The latest king-sized, disastrous hack into U.S. government and corporate data servers is prompting the head of the National Security Agency to suggest that a surveillance giant built to look at foreign threats might need even greater powers to spy on internet usage domestically.
Doing so, privacy advocates say, jeopardizes an already weakened four-decade old compromise of national-security surveillance. NSA access to the digital trails of U.S. persons and foreigners transiting domestic communications infrastructure is supposed to require a warrant from a secret court specifying specific suspected worrisome activity. But it’s unclear how early detection of foreign-borne digital threats, particularly at scale, could operate within the same legal paradigm.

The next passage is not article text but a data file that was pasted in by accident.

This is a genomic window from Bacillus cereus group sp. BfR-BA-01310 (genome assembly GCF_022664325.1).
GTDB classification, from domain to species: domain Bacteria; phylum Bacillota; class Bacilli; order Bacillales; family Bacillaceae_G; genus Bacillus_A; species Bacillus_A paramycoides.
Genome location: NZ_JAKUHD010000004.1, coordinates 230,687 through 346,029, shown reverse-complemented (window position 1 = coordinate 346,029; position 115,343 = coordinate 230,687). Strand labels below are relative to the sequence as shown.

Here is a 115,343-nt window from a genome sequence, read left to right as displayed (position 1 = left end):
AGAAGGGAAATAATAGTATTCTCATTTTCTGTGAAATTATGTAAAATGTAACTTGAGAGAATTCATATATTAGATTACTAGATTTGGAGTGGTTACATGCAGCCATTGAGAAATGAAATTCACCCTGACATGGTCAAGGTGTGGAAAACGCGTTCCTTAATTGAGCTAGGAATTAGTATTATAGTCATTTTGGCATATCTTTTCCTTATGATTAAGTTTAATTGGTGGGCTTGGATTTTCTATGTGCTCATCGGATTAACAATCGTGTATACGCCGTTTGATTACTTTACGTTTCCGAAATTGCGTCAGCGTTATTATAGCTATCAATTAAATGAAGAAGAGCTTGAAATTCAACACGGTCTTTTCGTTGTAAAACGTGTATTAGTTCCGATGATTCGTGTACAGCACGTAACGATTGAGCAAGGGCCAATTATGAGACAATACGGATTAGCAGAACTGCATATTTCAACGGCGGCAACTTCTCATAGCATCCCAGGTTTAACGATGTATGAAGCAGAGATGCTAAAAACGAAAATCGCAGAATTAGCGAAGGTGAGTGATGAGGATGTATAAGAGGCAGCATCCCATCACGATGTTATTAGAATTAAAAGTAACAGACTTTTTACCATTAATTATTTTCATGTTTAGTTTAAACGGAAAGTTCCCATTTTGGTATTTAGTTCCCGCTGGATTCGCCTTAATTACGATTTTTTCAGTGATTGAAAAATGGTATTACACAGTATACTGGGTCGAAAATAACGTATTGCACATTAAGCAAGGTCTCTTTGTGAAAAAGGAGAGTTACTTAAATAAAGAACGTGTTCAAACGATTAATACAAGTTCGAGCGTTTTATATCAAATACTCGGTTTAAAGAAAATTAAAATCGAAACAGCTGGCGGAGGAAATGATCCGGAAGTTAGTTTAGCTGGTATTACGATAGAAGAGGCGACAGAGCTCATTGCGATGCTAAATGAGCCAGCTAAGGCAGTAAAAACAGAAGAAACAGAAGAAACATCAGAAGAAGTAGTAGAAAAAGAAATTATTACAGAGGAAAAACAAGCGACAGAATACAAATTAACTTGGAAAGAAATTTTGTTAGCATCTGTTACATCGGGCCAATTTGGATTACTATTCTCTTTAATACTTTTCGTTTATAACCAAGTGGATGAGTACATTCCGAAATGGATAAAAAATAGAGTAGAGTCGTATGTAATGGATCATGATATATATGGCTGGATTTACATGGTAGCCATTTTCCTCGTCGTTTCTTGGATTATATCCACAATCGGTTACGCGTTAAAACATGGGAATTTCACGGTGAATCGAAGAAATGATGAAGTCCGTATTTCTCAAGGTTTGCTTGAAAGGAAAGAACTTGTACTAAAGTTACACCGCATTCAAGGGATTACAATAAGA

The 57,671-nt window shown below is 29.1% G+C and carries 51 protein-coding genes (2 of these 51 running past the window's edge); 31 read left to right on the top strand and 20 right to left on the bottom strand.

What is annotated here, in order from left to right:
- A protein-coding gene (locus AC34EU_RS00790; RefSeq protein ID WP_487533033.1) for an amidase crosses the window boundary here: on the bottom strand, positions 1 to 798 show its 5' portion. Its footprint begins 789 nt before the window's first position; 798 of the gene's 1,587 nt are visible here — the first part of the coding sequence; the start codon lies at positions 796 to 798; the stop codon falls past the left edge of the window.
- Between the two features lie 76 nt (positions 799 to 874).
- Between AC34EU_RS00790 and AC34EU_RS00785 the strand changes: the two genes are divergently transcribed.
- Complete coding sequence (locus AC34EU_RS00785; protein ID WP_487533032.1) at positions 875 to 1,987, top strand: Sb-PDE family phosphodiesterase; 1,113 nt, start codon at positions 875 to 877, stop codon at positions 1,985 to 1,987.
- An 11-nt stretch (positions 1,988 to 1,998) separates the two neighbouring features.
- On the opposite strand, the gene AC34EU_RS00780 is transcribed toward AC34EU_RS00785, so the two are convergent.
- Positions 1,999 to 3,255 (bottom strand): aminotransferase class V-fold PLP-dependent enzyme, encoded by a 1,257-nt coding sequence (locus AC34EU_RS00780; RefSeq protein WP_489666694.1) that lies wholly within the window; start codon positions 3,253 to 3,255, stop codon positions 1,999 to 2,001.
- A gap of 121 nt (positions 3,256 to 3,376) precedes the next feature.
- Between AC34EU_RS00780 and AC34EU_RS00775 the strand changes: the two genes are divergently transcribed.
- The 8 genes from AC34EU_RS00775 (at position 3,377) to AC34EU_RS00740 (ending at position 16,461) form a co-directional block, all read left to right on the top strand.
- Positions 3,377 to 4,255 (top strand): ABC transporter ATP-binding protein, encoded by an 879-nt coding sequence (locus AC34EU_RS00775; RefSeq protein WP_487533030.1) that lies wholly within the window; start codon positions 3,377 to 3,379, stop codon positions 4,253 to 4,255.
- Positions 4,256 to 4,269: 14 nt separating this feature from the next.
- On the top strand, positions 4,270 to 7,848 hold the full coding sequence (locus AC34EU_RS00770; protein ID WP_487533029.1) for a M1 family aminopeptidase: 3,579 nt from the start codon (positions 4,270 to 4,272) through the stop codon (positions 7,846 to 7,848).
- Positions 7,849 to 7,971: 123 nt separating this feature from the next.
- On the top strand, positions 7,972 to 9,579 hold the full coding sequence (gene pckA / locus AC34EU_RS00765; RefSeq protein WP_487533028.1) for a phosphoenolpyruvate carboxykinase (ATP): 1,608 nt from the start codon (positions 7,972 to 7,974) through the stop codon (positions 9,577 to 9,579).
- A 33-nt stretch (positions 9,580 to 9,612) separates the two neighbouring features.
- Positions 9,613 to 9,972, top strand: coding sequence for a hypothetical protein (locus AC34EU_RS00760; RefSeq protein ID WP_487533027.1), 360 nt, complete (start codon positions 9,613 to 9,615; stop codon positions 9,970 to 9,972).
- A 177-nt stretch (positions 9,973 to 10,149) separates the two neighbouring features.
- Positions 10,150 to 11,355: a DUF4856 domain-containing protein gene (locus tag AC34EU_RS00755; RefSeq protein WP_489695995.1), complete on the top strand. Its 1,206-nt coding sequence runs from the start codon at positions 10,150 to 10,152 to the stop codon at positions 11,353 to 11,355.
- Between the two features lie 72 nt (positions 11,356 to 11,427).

“Like clockwork,” said Sen. Ron Wyden (D-OR), a member of the intelligence committee, “advocates of expanded surveillance are trying to exploit an intelligence failure.”
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